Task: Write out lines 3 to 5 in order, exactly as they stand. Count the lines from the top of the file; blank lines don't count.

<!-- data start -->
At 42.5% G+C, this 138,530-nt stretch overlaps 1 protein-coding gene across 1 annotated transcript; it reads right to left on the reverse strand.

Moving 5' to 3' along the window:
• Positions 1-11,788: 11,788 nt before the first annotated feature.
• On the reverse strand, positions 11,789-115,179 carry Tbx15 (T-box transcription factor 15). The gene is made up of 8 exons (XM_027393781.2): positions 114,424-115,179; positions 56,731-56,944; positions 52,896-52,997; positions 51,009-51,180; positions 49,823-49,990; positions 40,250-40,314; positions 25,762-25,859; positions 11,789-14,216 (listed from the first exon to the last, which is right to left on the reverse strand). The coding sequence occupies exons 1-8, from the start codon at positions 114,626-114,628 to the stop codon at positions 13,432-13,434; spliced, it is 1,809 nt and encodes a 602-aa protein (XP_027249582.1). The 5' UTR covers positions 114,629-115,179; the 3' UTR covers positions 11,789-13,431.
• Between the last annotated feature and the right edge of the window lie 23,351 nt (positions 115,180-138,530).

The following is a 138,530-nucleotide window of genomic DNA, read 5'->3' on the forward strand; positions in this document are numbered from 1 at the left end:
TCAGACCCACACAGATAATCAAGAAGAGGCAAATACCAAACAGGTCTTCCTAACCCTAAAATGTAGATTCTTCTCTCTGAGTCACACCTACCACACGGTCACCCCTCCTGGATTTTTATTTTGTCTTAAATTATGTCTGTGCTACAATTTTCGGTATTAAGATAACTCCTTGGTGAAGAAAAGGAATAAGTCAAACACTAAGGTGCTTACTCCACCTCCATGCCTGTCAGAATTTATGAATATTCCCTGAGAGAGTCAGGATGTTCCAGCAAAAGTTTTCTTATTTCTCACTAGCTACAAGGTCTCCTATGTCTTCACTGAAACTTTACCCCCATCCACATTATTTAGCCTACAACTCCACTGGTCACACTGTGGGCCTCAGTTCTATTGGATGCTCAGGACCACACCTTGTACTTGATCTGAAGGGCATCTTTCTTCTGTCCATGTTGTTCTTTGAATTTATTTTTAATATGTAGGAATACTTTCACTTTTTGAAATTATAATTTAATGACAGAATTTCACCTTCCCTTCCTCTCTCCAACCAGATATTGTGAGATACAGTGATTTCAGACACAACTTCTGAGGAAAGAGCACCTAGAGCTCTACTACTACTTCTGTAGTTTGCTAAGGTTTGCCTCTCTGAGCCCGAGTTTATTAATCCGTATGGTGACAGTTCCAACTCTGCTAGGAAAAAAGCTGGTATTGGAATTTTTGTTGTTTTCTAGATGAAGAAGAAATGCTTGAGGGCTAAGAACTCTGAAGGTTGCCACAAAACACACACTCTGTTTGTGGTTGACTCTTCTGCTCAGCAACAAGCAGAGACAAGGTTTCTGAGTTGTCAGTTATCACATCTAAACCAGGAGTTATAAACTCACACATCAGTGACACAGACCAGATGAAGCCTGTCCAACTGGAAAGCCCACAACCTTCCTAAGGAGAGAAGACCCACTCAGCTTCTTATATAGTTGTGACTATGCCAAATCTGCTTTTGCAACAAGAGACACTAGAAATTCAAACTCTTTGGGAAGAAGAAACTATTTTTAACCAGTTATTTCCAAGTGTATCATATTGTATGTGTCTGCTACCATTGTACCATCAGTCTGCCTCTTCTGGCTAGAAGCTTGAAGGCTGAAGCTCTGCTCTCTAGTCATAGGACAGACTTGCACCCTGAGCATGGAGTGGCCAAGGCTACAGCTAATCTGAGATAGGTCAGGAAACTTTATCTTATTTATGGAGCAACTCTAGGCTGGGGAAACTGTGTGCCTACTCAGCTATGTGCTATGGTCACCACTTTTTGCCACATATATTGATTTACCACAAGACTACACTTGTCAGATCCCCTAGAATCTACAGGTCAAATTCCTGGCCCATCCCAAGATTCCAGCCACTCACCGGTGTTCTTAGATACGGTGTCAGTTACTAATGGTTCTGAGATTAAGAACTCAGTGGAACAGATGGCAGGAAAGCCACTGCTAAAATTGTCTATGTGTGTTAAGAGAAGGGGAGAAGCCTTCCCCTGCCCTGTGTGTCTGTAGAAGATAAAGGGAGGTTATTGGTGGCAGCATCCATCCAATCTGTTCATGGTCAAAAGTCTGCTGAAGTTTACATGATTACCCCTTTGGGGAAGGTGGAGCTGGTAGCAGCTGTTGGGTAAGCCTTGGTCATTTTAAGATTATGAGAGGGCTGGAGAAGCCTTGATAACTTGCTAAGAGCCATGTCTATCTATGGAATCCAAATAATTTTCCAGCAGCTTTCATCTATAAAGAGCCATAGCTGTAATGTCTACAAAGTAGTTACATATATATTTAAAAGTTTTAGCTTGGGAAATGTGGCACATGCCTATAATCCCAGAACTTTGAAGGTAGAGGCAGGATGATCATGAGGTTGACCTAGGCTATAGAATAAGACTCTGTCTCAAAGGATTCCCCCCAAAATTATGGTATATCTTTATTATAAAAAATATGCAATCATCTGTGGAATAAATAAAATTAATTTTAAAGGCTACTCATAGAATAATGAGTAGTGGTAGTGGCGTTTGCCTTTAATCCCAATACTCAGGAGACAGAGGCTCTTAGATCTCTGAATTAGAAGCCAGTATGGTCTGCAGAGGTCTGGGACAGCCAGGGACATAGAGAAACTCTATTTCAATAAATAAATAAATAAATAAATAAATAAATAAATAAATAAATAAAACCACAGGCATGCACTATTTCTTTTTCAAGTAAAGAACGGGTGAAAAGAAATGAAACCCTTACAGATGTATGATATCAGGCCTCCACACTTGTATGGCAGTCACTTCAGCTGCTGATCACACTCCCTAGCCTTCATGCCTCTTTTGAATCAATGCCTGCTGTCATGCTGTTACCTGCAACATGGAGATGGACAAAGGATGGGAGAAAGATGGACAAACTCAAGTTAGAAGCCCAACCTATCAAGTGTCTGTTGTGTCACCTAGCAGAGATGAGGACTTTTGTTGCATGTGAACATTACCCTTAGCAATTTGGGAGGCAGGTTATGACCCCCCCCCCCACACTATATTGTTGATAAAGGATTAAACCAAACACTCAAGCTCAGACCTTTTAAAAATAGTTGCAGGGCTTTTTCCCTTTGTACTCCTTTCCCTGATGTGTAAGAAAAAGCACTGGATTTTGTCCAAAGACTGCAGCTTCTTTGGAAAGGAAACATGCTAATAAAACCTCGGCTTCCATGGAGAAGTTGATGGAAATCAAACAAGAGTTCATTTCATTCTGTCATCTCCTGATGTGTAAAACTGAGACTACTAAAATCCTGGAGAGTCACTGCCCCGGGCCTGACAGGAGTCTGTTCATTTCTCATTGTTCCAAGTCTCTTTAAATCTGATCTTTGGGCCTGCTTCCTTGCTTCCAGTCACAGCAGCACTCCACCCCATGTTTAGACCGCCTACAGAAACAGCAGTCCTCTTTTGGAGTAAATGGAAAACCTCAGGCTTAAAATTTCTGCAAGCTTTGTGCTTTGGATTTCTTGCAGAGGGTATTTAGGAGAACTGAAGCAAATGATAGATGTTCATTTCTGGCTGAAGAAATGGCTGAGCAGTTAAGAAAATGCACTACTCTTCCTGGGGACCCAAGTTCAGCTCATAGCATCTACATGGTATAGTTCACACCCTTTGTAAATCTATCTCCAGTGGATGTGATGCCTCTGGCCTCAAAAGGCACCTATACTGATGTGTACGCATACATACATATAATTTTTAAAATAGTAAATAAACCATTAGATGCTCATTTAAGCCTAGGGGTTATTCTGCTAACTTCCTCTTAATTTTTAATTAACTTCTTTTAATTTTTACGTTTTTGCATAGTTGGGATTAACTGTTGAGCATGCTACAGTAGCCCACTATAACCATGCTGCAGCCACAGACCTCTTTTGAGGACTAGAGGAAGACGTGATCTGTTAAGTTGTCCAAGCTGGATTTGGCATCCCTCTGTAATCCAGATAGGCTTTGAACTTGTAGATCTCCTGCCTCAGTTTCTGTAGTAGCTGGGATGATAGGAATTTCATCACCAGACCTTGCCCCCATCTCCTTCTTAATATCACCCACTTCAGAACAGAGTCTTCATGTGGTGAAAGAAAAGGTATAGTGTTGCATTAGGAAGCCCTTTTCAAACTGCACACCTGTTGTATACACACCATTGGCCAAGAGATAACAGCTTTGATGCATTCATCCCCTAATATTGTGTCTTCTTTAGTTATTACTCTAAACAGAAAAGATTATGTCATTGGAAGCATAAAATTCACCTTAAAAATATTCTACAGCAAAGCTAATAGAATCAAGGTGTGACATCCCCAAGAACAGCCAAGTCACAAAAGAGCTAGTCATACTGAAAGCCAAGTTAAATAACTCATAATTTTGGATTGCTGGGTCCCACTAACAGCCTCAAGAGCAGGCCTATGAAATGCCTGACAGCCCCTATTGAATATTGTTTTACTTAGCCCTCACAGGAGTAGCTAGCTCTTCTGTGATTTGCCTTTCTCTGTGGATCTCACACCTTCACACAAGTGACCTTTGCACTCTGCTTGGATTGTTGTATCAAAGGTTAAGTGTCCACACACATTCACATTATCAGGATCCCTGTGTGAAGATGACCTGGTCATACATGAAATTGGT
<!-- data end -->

• Positions 1-11,788: 11,788 nt before the first annotated feature.
• On the reverse strand, positions 11,789-115,179 carry Tbx15 (T-box transcription factor 15). The gene is made up of 8 exons (XM_027393781.2): positions 114,424-115,179; positions 56,731-56,944; positions 52,896-52,997; positions 51,009-51,180; positions 49,823-49,990; positions 40,250-40,314; positions 25,762-25,859; positions 11,789-14,216 (listed from the first exon to the last, which is right to left on the reverse strand). The coding sequence occupies exons 1-8, from the start codon at positions 114,626-114,628 to the stop codon at positions 13,432-13,434; spliced, it is 1,809 nt and encodes a 602-aa protein (XP_027249582.1). The 5' UTR covers positions 114,629-115,179; the 3' UTR covers positions 11,789-13,431.
• Between the last annotated feature and the right edge of the window lie 23,351 nt (positions 115,180-138,530).